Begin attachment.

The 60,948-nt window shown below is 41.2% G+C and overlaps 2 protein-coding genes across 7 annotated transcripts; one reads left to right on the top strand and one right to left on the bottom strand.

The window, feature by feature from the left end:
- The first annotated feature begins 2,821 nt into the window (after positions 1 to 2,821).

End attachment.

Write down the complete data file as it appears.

The 60,948-nt window shown below is 41.2% G+C and overlaps 2 protein-coding genes across 7 annotated transcripts; one reads left to right on the top strand and one right to left on the bottom strand.

The window, feature by feature from the left end:
- The first annotated feature begins 2,821 nt into the window (after positions 1 to 2,821).